The Canadian current challenges explained by a Canadian diplomat

In the framework of my study of North America, I had to interview someone from this region. After having contacted the embassy of Canada to Spain, they kindly granted me the opportunity to meet Mr. Simon Cridland, their political counselor, in order to question him about his day-to-day work and the current Canadian challenges.

Embassy of Canada in Madrid in Torre Espacio (Paseo de la Castellana)

We started by introducing ourselves and I presented the purpose of the interview. Firstly, I asked Mr. Cridland in what consisted his job. “The main part of my work is to follow the political and economic situation in Spain and write reports to the Ottawa headquarters and to the other Canadian embassies when it could have some interest for them”, answered Mr. Cridland. For instance, if the Spanish foreign policy evolves, Canada must be informed. Moreover, a political counselor is attentive to the policies and announcements of new and traditional political parties, particularly during this election-filled year. Mr. Cridland is “also interesting in local politics”, including in the Spanish communities since Canada has economic ties with a number of them. Another important task is promoting Canada. It can lead him to highlight, before the Spanish institutions, a policy that the Canadian Government wants other countries to support. Additionally, Mr. Cridland promotes the priorities of the Canadian Government, which include religious diversity, international security, the principle of good governance, children and women rights, education and the Comprehensive Economic and Trade Agreement, the trade agreement between Canada and the European Union for which negotiations were recently concluded.

Afterwards, I carried on to the subject of the challenges that Canada and other countries are facing with the rise of terrorist groups. I enquired Mr. Cridland about the measures implemented by Canada to fight terrorism. He informed me that 600 Canadian troops were in Iraq at the moment with the mission to train the Iraqi troops. Moreover, Canadian aircraft are bombings ISIS targets. Canada also gives Iraq money to buy non-lethal equipment such as helmets or tents and to invest in development. Then, I added that the Canadian Government was in favor of a legislative bill to strengthen the fight against terrorism by giving more powers to the intelligence services and to the police. I asked Mr. Cridland if this bill could be considered as a kind of Patriot Act. He told me that the bill is being debated in Parliament where various views about the bill are being raised. However, he noted that the Government was already planning to introduce such a bill before the October 2014 terrorist attacks in Canada. I questioned if there was a link between the Canadian involvement in the international coalition against ISIS and the terrorist attacks that Canada has faced. In his opinion “we can’t know for sure”.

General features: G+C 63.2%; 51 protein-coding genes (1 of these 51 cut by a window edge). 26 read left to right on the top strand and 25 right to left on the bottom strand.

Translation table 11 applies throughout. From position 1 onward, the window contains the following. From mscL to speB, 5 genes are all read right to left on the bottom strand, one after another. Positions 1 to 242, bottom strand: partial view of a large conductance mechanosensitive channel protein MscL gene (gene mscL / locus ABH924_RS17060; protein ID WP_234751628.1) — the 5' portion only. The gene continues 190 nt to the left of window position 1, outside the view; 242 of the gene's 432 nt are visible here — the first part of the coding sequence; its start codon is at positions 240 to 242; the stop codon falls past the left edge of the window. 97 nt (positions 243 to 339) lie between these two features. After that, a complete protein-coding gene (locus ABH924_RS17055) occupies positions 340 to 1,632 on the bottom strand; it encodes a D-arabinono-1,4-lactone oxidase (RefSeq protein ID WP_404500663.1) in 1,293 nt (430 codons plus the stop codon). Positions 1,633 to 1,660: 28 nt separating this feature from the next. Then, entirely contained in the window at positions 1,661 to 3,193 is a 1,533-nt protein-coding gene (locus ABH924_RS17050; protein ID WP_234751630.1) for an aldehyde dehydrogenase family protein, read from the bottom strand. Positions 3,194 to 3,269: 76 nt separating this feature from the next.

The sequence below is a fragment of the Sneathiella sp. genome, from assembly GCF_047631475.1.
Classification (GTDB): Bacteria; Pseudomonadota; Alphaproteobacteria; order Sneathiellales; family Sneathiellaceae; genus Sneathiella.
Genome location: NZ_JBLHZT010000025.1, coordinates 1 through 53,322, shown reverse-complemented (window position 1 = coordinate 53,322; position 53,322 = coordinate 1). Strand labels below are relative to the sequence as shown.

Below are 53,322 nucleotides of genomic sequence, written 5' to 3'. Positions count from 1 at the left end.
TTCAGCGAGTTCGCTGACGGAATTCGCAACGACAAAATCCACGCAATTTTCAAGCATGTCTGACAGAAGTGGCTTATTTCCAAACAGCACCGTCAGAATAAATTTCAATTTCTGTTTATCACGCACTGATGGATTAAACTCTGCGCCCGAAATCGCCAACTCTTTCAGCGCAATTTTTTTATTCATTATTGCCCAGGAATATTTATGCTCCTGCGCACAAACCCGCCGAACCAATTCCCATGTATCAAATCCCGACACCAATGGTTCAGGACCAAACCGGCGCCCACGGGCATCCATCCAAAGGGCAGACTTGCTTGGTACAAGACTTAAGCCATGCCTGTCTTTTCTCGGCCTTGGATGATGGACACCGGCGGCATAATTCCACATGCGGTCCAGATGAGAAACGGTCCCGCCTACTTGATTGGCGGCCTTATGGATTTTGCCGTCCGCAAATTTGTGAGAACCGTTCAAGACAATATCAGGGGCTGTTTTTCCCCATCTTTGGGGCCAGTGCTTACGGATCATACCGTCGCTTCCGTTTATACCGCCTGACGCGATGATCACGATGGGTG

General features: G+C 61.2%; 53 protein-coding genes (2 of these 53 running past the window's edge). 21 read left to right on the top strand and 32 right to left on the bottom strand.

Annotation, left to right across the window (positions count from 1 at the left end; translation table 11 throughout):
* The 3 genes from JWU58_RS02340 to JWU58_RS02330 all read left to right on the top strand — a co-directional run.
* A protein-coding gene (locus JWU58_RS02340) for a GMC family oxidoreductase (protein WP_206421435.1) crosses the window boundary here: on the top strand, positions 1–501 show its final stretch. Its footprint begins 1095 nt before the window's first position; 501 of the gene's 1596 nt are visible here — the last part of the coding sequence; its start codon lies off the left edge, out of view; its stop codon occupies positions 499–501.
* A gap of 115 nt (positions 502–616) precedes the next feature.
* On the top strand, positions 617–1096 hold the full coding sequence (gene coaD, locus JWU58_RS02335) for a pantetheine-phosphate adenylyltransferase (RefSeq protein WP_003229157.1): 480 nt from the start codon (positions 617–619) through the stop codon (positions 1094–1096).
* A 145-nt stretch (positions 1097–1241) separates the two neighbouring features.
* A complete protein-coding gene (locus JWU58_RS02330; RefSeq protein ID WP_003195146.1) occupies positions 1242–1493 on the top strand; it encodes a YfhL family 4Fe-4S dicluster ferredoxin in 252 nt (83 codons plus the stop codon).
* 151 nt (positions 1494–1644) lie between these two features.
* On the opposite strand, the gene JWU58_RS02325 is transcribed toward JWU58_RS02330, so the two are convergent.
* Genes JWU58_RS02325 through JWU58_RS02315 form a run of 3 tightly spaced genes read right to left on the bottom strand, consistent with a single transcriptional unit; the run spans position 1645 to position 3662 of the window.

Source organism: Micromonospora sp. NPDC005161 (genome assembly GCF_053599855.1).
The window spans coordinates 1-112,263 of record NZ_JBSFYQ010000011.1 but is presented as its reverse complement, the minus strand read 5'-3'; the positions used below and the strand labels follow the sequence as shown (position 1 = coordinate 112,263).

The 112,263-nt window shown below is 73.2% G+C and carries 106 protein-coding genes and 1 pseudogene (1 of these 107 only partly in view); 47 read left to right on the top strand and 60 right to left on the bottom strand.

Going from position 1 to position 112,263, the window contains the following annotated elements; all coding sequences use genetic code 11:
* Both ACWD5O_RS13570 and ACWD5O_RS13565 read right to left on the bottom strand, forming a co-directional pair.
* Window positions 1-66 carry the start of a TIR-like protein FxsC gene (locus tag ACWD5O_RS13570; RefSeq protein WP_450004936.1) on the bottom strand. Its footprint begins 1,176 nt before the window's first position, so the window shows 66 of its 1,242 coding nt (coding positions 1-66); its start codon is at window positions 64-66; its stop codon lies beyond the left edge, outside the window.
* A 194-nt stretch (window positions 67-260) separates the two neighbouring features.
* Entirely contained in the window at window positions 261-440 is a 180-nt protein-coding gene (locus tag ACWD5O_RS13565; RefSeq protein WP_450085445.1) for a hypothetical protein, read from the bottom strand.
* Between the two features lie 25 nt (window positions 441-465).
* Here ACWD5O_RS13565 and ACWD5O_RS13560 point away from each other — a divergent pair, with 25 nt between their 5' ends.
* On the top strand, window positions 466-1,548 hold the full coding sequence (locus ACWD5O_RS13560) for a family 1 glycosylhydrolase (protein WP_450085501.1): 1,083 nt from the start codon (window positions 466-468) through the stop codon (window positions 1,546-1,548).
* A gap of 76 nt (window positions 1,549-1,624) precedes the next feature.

Thereafter, we discussed the other Canadian challenges. Mr. Cridland mentioned the global security, the events in the Middle East, the crisis in Ukraine, Ebola and the security issues in Africa, the respect of human rights and the economic rules since Canada supports free trade.

I decided to delve further into some issues. Firstly, we focused on Ebola. He informed me that no Canadian citizens have been infected, nevertheless Ebola has led to lots of concerns. Canada sent help to Africa and some vaccines were developed in Canada and dispatched in Africa. We continued with the Canadian tools to promote human rights. Mr. Cridland explained me that Canada could sanction or put pressure on Governments that disrespect human rights. Canada can also engage in dialogue to encourage countries to modify aspects of their politics related to human rights. Mr. Cridland distinguished two types of human rights: the political ones, controlled by the Government like the freedom of expression or the right to vote, and human rights linked with culture or poverty such as women and children health. Canada gives poor countries money to improve this second category. Canada is particularly concerned about three gender-based issues: health that Canada develop with its program dedicated to “maternal, newborn and early child health”, early and forced marriages that Canada prevent by working with Governments to change the laws and violence against women especially during conflicts that Canada fights by, among other things, encouraging education and awareness of the issue.

To conclude, I asked Mr. Cridland his advice for an international relations’ student. His tips were to study topics that interest you, maybe to study more deeply one part of the world but without forgetting the rest of the world. It is not as important what you learn in terms of subject, but lessons that it teaches you about how to analyze and think. His final advice was to “be persistent” and I completely agreed with him!

I would like to thank Mr. Cridland for the time he devoted to me and for his reception and the interest he showed to my questions. It was an enriching experience to discuss the current Canadian challenges with someone so informed.

Sobre el Autor

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